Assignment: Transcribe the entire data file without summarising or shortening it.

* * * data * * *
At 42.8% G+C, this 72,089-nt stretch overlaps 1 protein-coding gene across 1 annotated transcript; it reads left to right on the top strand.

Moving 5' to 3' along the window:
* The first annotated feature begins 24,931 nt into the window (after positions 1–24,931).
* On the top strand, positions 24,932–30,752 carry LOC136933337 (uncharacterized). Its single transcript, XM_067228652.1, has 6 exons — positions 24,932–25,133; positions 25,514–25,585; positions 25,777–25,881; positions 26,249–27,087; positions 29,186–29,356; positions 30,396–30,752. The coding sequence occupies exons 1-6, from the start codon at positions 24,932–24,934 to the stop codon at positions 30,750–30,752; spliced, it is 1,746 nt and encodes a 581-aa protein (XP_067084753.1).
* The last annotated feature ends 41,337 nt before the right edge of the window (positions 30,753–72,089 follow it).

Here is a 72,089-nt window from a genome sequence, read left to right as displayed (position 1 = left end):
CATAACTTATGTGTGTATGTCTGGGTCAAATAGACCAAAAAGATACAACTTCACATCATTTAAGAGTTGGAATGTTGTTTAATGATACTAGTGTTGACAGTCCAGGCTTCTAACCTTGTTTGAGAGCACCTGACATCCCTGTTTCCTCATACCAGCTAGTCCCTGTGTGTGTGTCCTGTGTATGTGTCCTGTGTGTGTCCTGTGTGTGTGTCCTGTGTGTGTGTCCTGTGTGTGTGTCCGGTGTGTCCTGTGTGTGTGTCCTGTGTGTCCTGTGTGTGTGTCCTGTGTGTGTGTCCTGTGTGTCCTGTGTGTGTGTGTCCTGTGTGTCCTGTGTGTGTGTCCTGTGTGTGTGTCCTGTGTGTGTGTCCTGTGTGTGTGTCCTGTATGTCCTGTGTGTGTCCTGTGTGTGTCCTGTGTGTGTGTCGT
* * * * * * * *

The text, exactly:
At 42.8% G+C, this 72,089-nt stretch overlaps 1 protein-coding gene across 1 annotated transcript; it reads left to right on the top strand.

Moving 5' to 3' along the window:
* The first annotated feature begins 24,931 nt into the window (after positions 1–24,931).
* On the top strand, positions 24,932–30,752 carry LOC136933337 (uncharacterized). Its single transcript, XM_067228652.1, has 6 exons — positions 24,932–25,133; positions 25,514–25,585; positions 25,777–25,881; positions 26,249–27,087; positions 29,186–29,356; positions 30,396–30,752. The coding sequence occupies exons 1-6, from the start codon at positions 24,932–24,934 to the stop codon at positions 30,750–30,752; spliced, it is 1,746 nt and encodes a 581-aa protein (XP_067084753.1).
* The last annotated feature ends 41,337 nt before the right edge of the window (positions 30,753–72,089 follow it).

Here is a 72,089-nt window from a genome sequence, read left to right as displayed (position 1 = left end):
CATAACTTATGTGTGTATGTCTGGGTCAAATAGACCAAAAAGATACAACTTCACATCATTTAAGAGTTGGAATGTTGTTTAATGATACTAGTGTTGACAGTCCAGGCTTCTAACCTTGTTTGAGAGCACCTGACATCCCTGTTTCCTCATACCAGCTAGTCCCTGTGTGTGTGTCCTGTGTATGTGTCCTGTGTGTGTCCTGTGTGTGTGTCCTGTGTGTGTGTCCTGTGTGTGTGTCCGGTGTGTCCTGTGTGTGTGTCCTGTGTGTCCTGTGTGTGTGTCCTGTGTGTGTGTCCTGTGTGTCCTGTGTGTGTGTGTCCTGTGTGTCCTGTGTGTGTGTCCTGTGTGTGTGTCCTGTGTGTGTGTCCTGTGTGTGTGTCCTGTATGTCCTGTGTGTGTCCTGTGTGTGTCCTGTGTGTGTGTCGT